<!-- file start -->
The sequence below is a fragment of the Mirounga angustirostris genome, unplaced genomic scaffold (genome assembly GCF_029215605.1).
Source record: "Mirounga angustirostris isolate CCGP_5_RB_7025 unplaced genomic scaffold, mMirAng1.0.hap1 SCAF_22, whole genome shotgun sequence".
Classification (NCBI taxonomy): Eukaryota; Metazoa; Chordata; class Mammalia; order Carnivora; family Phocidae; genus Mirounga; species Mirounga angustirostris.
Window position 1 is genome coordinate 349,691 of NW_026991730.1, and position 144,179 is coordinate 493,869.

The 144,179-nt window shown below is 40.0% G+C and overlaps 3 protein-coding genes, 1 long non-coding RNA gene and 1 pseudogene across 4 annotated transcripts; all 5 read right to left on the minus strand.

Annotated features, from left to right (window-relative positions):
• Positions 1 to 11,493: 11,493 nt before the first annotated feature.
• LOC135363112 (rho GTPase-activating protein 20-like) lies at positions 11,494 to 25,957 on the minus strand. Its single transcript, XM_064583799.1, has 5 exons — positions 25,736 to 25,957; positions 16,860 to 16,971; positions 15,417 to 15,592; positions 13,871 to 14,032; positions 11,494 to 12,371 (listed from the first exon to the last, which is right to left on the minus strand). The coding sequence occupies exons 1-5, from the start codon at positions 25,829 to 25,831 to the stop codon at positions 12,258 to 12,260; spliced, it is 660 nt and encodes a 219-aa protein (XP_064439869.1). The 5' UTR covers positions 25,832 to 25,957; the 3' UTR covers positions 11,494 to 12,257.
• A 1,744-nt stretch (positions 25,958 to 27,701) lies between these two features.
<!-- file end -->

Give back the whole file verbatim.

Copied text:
The sequence below is a fragment of the Mirounga angustirostris genome, unplaced genomic scaffold (genome assembly GCF_029215605.1).
Source record: "Mirounga angustirostris isolate CCGP_5_RB_7025 unplaced genomic scaffold, mMirAng1.0.hap1 SCAF_22, whole genome shotgun sequence".
Classification (NCBI taxonomy): Eukaryota; Metazoa; Chordata; class Mammalia; order Carnivora; family Phocidae; genus Mirounga; species Mirounga angustirostris.
Window position 1 is genome coordinate 349,691 of NW_026991730.1, and position 144,179 is coordinate 493,869.

The 144,179-nt window shown below is 40.0% G+C and overlaps 3 protein-coding genes, 1 long non-coding RNA gene and 1 pseudogene across 4 annotated transcripts; all 5 read right to left on the minus strand.

Annotated features, from left to right (window-relative positions):
• Positions 1 to 11,493: 11,493 nt before the first annotated feature.
• LOC135363112 (rho GTPase-activating protein 20-like) lies at positions 11,494 to 25,957 on the minus strand. Its single transcript, XM_064583799.1, has 5 exons — positions 25,736 to 25,957; positions 16,860 to 16,971; positions 15,417 to 15,592; positions 13,871 to 14,032; positions 11,494 to 12,371 (listed from the first exon to the last, which is right to left on the minus strand). The coding sequence occupies exons 1-5, from the start codon at positions 25,829 to 25,831 to the stop codon at positions 12,258 to 12,260; spliced, it is 660 nt and encodes a 219-aa protein (XP_064439869.1). The 5' UTR covers positions 25,832 to 25,957; the 3' UTR covers positions 11,494 to 12,257.
• A 1,744-nt stretch (positions 25,958 to 27,701) lies between these two features.